Why Do So Many Jews Attend a Seder?

A large majority of all Jews attend a Seder, though the precise percentages are a bit elusive. A somehwat vague post at YNet reported last week about the percent of Israeli Jews that will conduct a Seder. We assume that it means, attend a Seder:
According to a social survey, 82% of secular Israelis conduct the Seder, as do 93% of those who define themselves as "traditional but not so religious" and 98% of those who define themselves as "religious traditional."
The source of the survey and its accuracy are not provided by YNet. Other sources put the total percent of Israelis who attend a Seder at 85%; and it's only at 75% according to Haaretz.

Rabbi Marc Angel asserts in an op-ed that he expects a smaller number of Seder goers in Israel -- 66% -- along with some commentary about it:
The Jerusalem Post recently reported a survey indicating that about two thirds of Israeli Jews would participate in a Seder for Pessah this year; about 80% of new olim would do likewise. This means that one-third of Israeli Jews and 20 percent of new olim were not at a Seder. For this huge number of Jews, participation at a Seder means little or nothing. They do not feel a religious – or even a national or cultural – impulse to celebrate Pessah with a Seder. If this is so in Israel, it is all the more so in the Diaspora.
We differ right away with the Talmudic logic described by the phrase, "all the more so" employed by the rabbi. The actual statistics for the US Jews are also hard to pin down, but they are substantial, and by most estimates are more than 66%. In 2005, JTA reported that 77% of American Jews attend Seders. The number was 79% this year, according to Ed Rothstein of the Times.

We think, contrary to Rabbi Angel, that it is less likely to assume that Jews in Israel feel the need to attend a Seder and more logical that US Jews seek to affirm their Jewish identification via Seder attendance.

We base our supposition on the actual content of the Seder, the religious and cultural expressions that it articulates and reinforces.

Depending on who you ask, the Seder is a mode of expressing the redemption that leads to the formation and cohesion of one of the following
  • a Judaic covenant nation
  • a Jewish religious community
  • an Israelite tribal entity
  • an extended clan
  • a nuclear family
Any Israeli can simply take out his or her wallet and find an identity card that affirms his or her affiliation with the Jewish State. Hence it's way more meaningful and needed for a diaspora Jew to find an annual expression of such an identification.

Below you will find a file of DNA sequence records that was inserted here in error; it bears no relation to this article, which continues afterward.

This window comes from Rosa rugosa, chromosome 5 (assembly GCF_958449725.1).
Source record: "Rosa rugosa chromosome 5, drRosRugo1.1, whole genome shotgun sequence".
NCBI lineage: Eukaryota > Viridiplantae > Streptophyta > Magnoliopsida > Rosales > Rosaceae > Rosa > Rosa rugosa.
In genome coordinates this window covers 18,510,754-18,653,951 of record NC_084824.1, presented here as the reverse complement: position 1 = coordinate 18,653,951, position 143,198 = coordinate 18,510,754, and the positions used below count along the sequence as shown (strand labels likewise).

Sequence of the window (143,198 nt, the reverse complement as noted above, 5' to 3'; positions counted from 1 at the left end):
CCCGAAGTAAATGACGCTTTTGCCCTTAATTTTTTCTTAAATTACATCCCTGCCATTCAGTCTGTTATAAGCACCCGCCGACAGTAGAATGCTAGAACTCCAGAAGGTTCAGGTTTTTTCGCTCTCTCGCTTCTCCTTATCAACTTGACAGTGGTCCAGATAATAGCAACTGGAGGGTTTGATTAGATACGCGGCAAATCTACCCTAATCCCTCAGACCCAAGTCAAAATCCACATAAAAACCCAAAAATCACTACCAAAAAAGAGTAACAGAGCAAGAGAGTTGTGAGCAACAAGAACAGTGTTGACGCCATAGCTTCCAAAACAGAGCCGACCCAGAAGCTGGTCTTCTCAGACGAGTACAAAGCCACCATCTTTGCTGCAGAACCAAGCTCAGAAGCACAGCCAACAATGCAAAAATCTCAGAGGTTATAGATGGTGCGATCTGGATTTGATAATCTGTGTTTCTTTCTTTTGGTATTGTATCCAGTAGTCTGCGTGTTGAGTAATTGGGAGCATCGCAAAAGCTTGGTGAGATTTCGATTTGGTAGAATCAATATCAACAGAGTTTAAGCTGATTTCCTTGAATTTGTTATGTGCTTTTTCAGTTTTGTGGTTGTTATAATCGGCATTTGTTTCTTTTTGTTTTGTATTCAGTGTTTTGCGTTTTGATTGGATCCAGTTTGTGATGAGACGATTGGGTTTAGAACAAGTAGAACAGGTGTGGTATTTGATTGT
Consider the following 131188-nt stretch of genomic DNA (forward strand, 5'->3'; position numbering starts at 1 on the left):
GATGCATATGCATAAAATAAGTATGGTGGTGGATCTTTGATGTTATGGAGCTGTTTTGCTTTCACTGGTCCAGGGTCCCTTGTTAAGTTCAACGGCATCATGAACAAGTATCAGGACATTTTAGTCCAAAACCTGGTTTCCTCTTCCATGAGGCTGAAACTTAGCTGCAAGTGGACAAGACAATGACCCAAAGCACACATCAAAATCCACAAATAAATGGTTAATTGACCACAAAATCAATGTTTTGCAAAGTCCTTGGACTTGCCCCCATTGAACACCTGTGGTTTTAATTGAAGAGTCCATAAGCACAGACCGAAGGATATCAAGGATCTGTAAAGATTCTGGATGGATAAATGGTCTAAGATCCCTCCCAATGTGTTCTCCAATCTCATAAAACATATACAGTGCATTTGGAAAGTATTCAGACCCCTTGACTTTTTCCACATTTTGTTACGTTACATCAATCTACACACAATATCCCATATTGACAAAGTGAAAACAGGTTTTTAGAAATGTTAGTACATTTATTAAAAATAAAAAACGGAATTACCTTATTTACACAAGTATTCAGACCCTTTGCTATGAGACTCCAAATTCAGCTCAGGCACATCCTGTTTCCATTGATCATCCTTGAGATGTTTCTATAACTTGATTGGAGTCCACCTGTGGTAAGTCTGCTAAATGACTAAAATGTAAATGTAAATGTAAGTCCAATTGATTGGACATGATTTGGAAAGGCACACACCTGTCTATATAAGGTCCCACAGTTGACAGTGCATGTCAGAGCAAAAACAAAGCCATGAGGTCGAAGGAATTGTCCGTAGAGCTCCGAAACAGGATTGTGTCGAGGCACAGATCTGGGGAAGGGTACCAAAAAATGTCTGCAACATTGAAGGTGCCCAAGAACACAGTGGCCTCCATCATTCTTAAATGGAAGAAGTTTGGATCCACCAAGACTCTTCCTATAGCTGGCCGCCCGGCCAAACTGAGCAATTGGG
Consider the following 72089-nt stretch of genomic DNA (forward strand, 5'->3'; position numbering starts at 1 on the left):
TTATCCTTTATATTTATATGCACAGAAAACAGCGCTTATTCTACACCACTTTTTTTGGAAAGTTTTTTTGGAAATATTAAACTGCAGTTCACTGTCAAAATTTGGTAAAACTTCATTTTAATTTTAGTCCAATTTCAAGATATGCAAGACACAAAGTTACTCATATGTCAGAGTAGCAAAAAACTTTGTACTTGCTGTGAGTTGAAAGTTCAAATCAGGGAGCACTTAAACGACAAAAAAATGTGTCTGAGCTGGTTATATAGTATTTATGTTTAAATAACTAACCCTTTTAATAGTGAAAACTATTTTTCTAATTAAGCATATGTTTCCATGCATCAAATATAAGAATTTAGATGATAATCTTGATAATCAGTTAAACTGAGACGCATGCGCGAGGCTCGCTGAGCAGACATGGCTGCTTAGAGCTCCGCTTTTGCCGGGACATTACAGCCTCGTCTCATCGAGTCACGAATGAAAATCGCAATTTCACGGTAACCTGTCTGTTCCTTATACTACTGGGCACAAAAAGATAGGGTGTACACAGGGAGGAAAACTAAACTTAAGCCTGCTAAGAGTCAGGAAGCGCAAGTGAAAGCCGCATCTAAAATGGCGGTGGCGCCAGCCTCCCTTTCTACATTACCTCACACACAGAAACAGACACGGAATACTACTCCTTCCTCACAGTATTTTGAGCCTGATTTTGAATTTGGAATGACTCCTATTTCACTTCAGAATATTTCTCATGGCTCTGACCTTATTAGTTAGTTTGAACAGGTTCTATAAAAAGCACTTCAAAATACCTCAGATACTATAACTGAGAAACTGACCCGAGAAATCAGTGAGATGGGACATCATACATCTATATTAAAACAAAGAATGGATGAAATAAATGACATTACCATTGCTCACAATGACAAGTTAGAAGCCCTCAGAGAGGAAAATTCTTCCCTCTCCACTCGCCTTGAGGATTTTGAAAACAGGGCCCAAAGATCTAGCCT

And if the affirmation of the Seder penetrates down to the tribal level, that is not something that an informed Israeli will want to do. Israelis believe that Israel is a grand nation among the nations of the world, not a confederation of Jewish tribes.

By contrast, to be a Jew in America means two big distinct things. First, it means to be a member of a great religion -- an equal peer among the world's great religions. Synagogue services on Rosh Hashanah serve to express and solidify that identification for Jews.

Second, it means to be a member of the tribe of Jews, an ethnic and familial affiliation of great pride, albeit a numerical minority in the US. The Passover holiday, via the Seder at home, affirms and articulates that connection with the formative tribal stories and shared practices, going way back to the early progenitors of the group.

Here are the outlines of the story of the Seder. A small tribe of 70 goes to Egypt and is enslaved. A larger and more powerful tribe come out as free persons via the miracles of the ten plagues and the splitting of the sea.  And here are our shared tribal artifacts: flat bread, bitter herbs, special foods, shared stories and unique modes of telling them.

Though each holiday, Rosh Hashanah or Passover, has its core and major mode and message, neither of these distinctive celebrations is purely religious or tribal. The shofar and other aspects of Rosh Hashanah may be viewed in a tribal lens. And all elements of the Seder can be read as philosophical expressions of grand religious import.

And the bottom line is that a Seder is a lot of work. But it is worth the effort to conduct it and to attend it. Because at its essence we believe that a Jew who attends a Seder is saying, Hey watch out. We are members of an an ancient, special and powerful tribe.

All-in-all we speculate that it is the intrinsic, familial, personal and emotional message of the Seder that attracts a large percentage of Jews to show up in the first place, and to find the effort meaningful, whether in the USA or in Israel.

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